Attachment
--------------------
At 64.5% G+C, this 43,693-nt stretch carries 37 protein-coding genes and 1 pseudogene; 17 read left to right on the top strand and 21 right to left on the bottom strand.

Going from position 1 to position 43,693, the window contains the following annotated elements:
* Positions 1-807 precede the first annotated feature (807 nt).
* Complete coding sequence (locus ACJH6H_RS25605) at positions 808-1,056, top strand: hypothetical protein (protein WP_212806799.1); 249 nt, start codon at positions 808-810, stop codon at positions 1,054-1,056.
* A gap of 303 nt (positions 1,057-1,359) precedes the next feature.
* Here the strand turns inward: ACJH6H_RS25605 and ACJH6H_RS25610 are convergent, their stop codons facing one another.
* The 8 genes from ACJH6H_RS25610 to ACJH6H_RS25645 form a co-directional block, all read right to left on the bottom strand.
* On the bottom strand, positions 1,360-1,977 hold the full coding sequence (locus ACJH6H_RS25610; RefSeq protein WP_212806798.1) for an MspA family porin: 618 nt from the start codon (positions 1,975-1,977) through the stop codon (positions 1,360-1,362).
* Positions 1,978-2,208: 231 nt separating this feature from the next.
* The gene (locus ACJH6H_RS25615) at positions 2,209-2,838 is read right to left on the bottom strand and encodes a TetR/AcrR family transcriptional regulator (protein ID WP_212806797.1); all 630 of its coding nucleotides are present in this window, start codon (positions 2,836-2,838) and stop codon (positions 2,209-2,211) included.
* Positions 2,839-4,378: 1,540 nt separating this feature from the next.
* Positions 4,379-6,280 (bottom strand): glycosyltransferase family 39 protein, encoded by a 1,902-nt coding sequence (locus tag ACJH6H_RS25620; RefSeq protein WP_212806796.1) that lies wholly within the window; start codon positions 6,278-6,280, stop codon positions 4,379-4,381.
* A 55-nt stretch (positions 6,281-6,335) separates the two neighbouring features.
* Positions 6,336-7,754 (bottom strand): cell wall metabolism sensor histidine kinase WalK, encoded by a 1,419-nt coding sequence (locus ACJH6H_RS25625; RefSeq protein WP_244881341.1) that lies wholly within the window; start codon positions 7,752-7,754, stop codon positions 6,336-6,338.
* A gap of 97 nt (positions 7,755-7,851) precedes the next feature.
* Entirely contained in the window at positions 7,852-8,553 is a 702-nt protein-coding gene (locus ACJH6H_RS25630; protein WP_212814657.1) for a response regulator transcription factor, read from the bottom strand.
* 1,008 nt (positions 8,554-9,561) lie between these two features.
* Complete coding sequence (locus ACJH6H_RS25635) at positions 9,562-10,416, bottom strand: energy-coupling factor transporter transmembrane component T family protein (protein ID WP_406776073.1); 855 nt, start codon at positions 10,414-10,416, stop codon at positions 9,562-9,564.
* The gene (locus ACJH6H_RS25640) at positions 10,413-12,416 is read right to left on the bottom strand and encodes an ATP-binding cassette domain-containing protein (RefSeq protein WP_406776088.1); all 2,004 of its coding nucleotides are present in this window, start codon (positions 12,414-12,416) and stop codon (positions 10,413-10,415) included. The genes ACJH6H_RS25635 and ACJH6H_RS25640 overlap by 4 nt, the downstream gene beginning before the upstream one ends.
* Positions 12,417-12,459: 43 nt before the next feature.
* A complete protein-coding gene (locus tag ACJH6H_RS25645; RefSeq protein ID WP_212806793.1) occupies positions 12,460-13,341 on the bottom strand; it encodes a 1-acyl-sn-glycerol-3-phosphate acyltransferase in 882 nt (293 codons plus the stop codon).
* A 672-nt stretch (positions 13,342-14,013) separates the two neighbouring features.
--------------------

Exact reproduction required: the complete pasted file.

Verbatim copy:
At 64.5% G+C, this 43,693-nt stretch carries 37 protein-coding genes and 1 pseudogene; 17 read left to right on the top strand and 21 right to left on the bottom strand.

Going from position 1 to position 43,693, the window contains the following annotated elements:
* Positions 1-807 precede the first annotated feature (807 nt).
* Complete coding sequence (locus ACJH6H_RS25605) at positions 808-1,056, top strand: hypothetical protein (protein WP_212806799.1); 249 nt, start codon at positions 808-810, stop codon at positions 1,054-1,056.
* A gap of 303 nt (positions 1,057-1,359) precedes the next feature.
* Here the strand turns inward: ACJH6H_RS25605 and ACJH6H_RS25610 are convergent, their stop codons facing one another.
* The 8 genes from ACJH6H_RS25610 to ACJH6H_RS25645 form a co-directional block, all read right to left on the bottom strand.
* On the bottom strand, positions 1,360-1,977 hold the full coding sequence (locus ACJH6H_RS25610; RefSeq protein WP_212806798.1) for an MspA family porin: 618 nt from the start codon (positions 1,975-1,977) through the stop codon (positions 1,360-1,362).
* Positions 1,978-2,208: 231 nt separating this feature from the next.
* The gene (locus ACJH6H_RS25615) at positions 2,209-2,838 is read right to left on the bottom strand and encodes a TetR/AcrR family transcriptional regulator (protein ID WP_212806797.1); all 630 of its coding nucleotides are present in this window, start codon (positions 2,836-2,838) and stop codon (positions 2,209-2,211) included.
* Positions 2,839-4,378: 1,540 nt separating this feature from the next.
* Positions 4,379-6,280 (bottom strand): glycosyltransferase family 39 protein, encoded by a 1,902-nt coding sequence (locus tag ACJH6H_RS25620; RefSeq protein WP_212806796.1) that lies wholly within the window; start codon positions 6,278-6,280, stop codon positions 4,379-4,381.
* A 55-nt stretch (positions 6,281-6,335) separates the two neighbouring features.
* Positions 6,336-7,754 (bottom strand): cell wall metabolism sensor histidine kinase WalK, encoded by a 1,419-nt coding sequence (locus ACJH6H_RS25625; RefSeq protein WP_244881341.1) that lies wholly within the window; start codon positions 7,752-7,754, stop codon positions 6,336-6,338.
* A gap of 97 nt (positions 7,755-7,851) precedes the next feature.
* Entirely contained in the window at positions 7,852-8,553 is a 702-nt protein-coding gene (locus ACJH6H_RS25630; protein WP_212814657.1) for a response regulator transcription factor, read from the bottom strand.
* 1,008 nt (positions 8,554-9,561) lie between these two features.
* Complete coding sequence (locus ACJH6H_RS25635) at positions 9,562-10,416, bottom strand: energy-coupling factor transporter transmembrane component T family protein (protein ID WP_406776073.1); 855 nt, start codon at positions 10,414-10,416, stop codon at positions 9,562-9,564.
* The gene (locus ACJH6H_RS25640) at positions 10,413-12,416 is read right to left on the bottom strand and encodes an ATP-binding cassette domain-containing protein (RefSeq protein WP_406776088.1); all 2,004 of its coding nucleotides are present in this window, start codon (positions 12,414-12,416) and stop codon (positions 10,413-10,415) included. The genes ACJH6H_RS25635 and ACJH6H_RS25640 overlap by 4 nt, the downstream gene beginning before the upstream one ends.
* Positions 12,417-12,459: 43 nt before the next feature.
* A complete protein-coding gene (locus tag ACJH6H_RS25645; RefSeq protein ID WP_212806793.1) occupies positions 12,460-13,341 on the bottom strand; it encodes a 1-acyl-sn-glycerol-3-phosphate acyltransferase in 882 nt (293 codons plus the stop codon).
* A 672-nt stretch (positions 13,342-14,013) separates the two neighbouring features.